First: Lose the “Do you think you can have it all?” question — forever. I don’t know soon-to-be Mayor Janey’s family status. I look forward to seeing the smiles on their faces and the expressions of pride at her swearing-in. Cover her family — whatever its composition — the same way you covered Marty’s, Tom’s, Kevin’s and Ray’s. Not only does it keep the focus on policy, which is what matters, but it is a question with no good answers. And we only ask it of women.

Along those same lines, Janey’s significant other is NOT fair game. My long-suffering husband faced criticism for making his family and his farm top priorities. Never one to seek attention, he found himself scrutinized for personal choices that didn’t jive with the conventional wisdom of political spouses two decades ago. Barring malfeasance, unelected individuals should never have their personal history dug into and exposed, especially not for sport.

Third: Put to bed the impulse to cover how women and/or women of color feel about every move Janey makes -- particularly the inevitable misstep. It will be an extraordinary moment in history when Janey assumes Boston’s mayoralty. Diverse viewpoints and representation make a big difference. But the mayor will represent everyone. So, after you write the essential stories about the firsts she represents, shelve reporting on individual grievance. Mayor Janey, like Mayor Walsh and every mayor before her, will make mistakes. How she navigates those missteps will likely have a considerable impact on her political future. Interviews with every disappointed woman or woman of color to highlight their particular disappointment create a wickedly unfair playing field. It’s safe to say everyone is equally mad when the mayor or the governor screws up. And yet I’ve never read a story about how upset the white guys were that mayor or governor X’s missteps were going to make it harder for the next guy to get elected. The job is challenging enough without carrying that burden, too.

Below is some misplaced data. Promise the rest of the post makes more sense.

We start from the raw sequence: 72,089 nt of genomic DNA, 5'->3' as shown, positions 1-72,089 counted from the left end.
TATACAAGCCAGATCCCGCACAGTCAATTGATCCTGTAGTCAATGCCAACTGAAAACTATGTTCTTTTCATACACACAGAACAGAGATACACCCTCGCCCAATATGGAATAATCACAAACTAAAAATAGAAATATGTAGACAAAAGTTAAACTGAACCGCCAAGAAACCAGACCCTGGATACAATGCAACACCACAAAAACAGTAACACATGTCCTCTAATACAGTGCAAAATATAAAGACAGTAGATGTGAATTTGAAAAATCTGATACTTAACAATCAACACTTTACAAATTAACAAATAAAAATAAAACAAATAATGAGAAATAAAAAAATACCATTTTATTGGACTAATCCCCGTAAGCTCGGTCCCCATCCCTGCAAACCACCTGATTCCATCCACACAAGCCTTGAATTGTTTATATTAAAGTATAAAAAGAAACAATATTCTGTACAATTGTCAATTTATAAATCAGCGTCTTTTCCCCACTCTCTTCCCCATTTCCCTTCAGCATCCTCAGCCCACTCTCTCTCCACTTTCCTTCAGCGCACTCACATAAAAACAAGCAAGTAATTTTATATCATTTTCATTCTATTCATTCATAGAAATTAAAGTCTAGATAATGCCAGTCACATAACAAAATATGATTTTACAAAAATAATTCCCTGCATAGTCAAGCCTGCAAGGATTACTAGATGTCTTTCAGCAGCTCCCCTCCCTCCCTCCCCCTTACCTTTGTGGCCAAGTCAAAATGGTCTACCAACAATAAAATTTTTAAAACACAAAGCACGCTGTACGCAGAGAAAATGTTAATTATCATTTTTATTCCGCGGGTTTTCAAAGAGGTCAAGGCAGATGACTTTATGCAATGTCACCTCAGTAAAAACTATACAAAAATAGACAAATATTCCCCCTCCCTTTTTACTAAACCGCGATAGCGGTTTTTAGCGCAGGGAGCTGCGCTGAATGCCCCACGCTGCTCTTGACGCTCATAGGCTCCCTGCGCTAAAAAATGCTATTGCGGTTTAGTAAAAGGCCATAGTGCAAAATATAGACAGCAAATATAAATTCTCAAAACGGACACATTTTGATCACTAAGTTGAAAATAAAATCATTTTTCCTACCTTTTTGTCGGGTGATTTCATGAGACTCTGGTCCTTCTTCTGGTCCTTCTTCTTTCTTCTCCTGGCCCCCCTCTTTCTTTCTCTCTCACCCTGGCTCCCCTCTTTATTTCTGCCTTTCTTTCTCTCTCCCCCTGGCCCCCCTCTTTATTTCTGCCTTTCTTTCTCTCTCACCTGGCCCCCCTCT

Two final pieces of advice: Leave the fashion critiques to Vogue. They are irrelevant to the job. And we all know they are only leveled at women, often in an effort to diminish and degrade.

Similarly, let’s delete “acting” from our political vernacular. I am well aware of the formalities and legalities, but Janey will not be acting like a mayor. She will be the mayor, so refer to her as such. The reality is the use of the word "acting" is a way to delegitimize a person’s power. And in these times, let’s be honest, we don’t need a mayor without the full power of her office.

We all want and need Mayor Janey to be successful.

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Jane Swift Twitter Cognoscenti contributor
Jane Swift was the Republican governor of Massachusetts from 2001 to 2003 and is now president and executive director of LearnLaunch.